NTT DoCoMo becomes first major telco to quit MWC exhibition

Japanese operator is the first Tier 1 operator to officially cancel its exhibition at this year's show because of concern about coronavirus.

Iain Morris, International Editor

February 10, 2020

5 Min Read
NTT DoCoMo becomes first major telco to quit MWC exhibition

Japan's NTT DoCoMo, one of the world's biggest service providers, has become the first major service provider to withdraw from this year's Mobile World Congress exhibition due to concern about the spread of coronavirus.

In a brief statement published in Japanese, the operator said it took the decision to ensure the safety of employees and other attendees. "At present, the impact of the new coronavirus is expanding, and we were planning to exhibit from February 24 (Monday) to February 27 (Thursday) 2020," said the company, according to a Google translation. "In consideration of the safety of the visitors, partner companies and staff members, we decided to cancel the exhibition."

DoCoMo is the first large operator to announce its withdrawal, although its statement holds open the possibility of attendance by employees not directly involved in its own exhibition. The Japanese firm joins a growing list of exhibitors that have pulled out for the same reason, including Japanese electronics giant Sony, Sweden's Ericsson and South Korea's LG.




Amazon Web Services

Withdrawal reported

Reported by The Mobile Network to have said it will not be exhibiting at or participating in this year's show because of virus concerns


Withdrawal confirmed

One of the event's largest exhibitors was also one of the first to withdraw, saying it could not ensure the health and safety of employees and customers


Withdrawal confirmed

South Korean consumer electronics firm was the first big vendor to back out last week


Exhibition withdrawal confirmed

Japanese operator has cancelled its exhibition but not said if this means no staff will be attending the event


Withdrawal confirmed

Chipmaker withdrew at the weekend, saying the safety of staff, partners and customers was its paramount concern


Withdrawal confirmed

Japanese electronics giant said safety and wellbeing were its priorities as it cancelled its exhibition and participation

Viavi Solutions

Withdrawal confirmed

A smaller vendor at the show, Viavi said it would have sent 50 people until it decided the risks were too great.


Reduced presence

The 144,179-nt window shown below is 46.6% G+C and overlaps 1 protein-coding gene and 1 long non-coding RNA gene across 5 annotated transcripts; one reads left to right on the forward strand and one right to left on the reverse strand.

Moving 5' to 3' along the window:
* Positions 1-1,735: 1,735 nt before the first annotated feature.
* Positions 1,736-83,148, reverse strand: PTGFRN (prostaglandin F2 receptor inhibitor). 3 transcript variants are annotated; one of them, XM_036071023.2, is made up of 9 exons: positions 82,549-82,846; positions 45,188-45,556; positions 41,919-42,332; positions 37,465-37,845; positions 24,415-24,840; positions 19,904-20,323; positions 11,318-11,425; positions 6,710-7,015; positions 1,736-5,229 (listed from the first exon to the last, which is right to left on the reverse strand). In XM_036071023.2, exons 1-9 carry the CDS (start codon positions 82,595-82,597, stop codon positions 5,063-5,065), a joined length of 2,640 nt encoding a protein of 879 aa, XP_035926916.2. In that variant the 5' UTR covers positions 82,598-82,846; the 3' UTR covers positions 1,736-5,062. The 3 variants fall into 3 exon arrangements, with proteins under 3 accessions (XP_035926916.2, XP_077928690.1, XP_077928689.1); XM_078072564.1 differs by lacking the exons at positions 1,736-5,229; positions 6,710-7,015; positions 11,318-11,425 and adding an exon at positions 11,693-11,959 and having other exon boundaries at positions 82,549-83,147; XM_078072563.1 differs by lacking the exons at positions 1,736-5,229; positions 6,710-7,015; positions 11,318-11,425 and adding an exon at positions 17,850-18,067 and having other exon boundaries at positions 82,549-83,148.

Chinese networks vendor cancelled its usual press conference and imposed some restrictions on employees travelling to the show from mainland China

The GSM Association, which organizes the event, has insisted this year's show will proceed despite mounting concern about the risks of the disease, which originated in China and has so far claimed more than 900 lives and infected around 40,000 people.

Desperate to address that concern, the GSMA has now imposed tough restrictions on attendance, meaning no one who has spent time in China in the two weeks leading up to MWC will be allowed into this year's show. Organizers have also closed the doors to anyone from China's Hubei province, where the outbreak is at its worst.

MWC last year attracted around 109,000 visitors, including between 5,000 and 6,000 from China, according to the GSMA. Figures have been relatively stable in the last three years, after growing dramatically between 2009 and 2017, but look set to fall this year as companies pull out.

For all the latest news from the wireless networking and services sector, check out our dedicated mobile content channel here on Light Reading.

A number of other service providers are now understood to be reviewing their participation in this year's event. In a statement sent to Light Reading, France's Orange said: "Orange is still attending MWC though we are of course monitoring the situation closely. Needless to say, the health and safety of our employees is a top priority."

At the time of writing, Germany's Deutsche Telekom had not responded to a question about its participation in this year's event, while UK-based Vodafone said it would be in contact later in the week about the details of its usual press conference with Group CEO Nick Read. Turkcell, the biggest operator in Turkey, told Light Reading it was still planning to attend.

Further withdrawals would deal a huge blow to the business plans of hundreds of MWC exhibitors, as well as to the event's organizer, which generates a large chunk of its annual revenues from the Barcelona event. They would similarly hurt the local economy in Barcelona, whose hoteliers, restaurateurs and taxi drivers rely on the boost the show provides each year.

Nevertheless, if other big companies back out, pressure will increase on the GSMA to cancel this year's MWC.

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— Iain Morris, International Editor, Light Reading

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About the Author(s)

Iain Morris

International Editor, Light Reading

Iain Morris joined Light Reading as News Editor at the start of 2015 -- and we mean, right at the start. His friends and family were still singing Auld Lang Syne as Iain started sourcing New Year's Eve UK mobile network congestion statistics. Prior to boosting Light Reading's UK-based editorial team numbers (he is based in London, south of the river), Iain was a successful freelance writer and editor who had been covering the telecoms sector for the past 15 years. His work has appeared in publications including The Economist (classy!) and The Observer, besides a variety of trade and business journals. He was previously the lead telecoms analyst for the Economist Intelligence Unit, and before that worked as a features editor at Telecommunications magazine. Iain started out in telecoms as an editor at consulting and market-research company Analysys (now Analysys Mason).

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